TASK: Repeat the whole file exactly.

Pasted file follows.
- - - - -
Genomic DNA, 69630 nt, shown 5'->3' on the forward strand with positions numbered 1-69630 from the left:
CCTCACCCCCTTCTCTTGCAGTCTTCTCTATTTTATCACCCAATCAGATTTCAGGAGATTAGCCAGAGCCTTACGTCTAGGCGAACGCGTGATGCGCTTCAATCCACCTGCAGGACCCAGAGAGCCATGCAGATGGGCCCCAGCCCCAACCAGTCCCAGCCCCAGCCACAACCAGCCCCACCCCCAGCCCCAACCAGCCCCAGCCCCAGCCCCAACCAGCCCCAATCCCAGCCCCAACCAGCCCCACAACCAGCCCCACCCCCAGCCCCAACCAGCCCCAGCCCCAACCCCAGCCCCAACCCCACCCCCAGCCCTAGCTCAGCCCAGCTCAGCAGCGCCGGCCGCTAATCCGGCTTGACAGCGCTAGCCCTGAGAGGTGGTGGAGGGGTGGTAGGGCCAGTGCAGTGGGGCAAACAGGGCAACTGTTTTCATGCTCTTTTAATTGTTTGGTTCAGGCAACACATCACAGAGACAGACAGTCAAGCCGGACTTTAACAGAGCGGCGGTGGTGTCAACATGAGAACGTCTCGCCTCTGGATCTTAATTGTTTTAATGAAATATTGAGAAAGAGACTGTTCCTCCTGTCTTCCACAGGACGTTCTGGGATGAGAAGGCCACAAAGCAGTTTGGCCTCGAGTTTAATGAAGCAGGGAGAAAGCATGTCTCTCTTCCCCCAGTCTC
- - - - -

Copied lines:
Genomic DNA, 69630 nt, shown 5'->3' on the forward strand with positions numbered 1-69630 from the left:
CCTCACCCCCTTCTCTTGCAGTCTTCTCTATTTTATCACCCAATCAGATTTCAGGAGATTAGCCAGAGCCTTACGTCTAGGCGAACGCGTGATGCGCTTCAATCCACCTGCAGGACCCAGAGAGCCATGCAGATGGGCCCCAGCCCCAACCAGTCCCAGCCCCAGCCACAACCAGCCCCACCCCCAGCCCCAACCAGCCCCAGCCCCAGCCCCAACCAGCCCCAATCCCAGCCCCAACCAGCCCCACAACCAGCCCCACCCCCAGCCCCAACCAGCCCCAGCCCCAACCCCAGCCCCAACCCCACCCCCAGCCCTAGCTCAGCCCAGCTCAGCAGCGCCGGCCGCTAATCCGGCTTGACAGCGCTAGCCCTGAGAGGTGGTGGAGGGGTGGTAGGGCCAGTGCAGTGGGGCAAACAGGGCAACTGTTTTCATGCTCTTTTAATTGTTTGGTTCAGGCAACACATCACAGAGACAGACAGTCAAGCCGGACTTTAACAGAGCGGCGGTGGTGTCAACATGAGAACGTCTCGCCTCTGGATCTTAATTGTTTTAATGAAATATTGAGAAAGAGACTGTTCCTCCTGTCTTCCACAGGACGTTCTGGGATGAGAAGGCCACAAAGCAGTTTGGCCTCGAGTTTAATGAAGCAGGGAGAAAGCATGTCTCTCTTCCCCCAGTCTC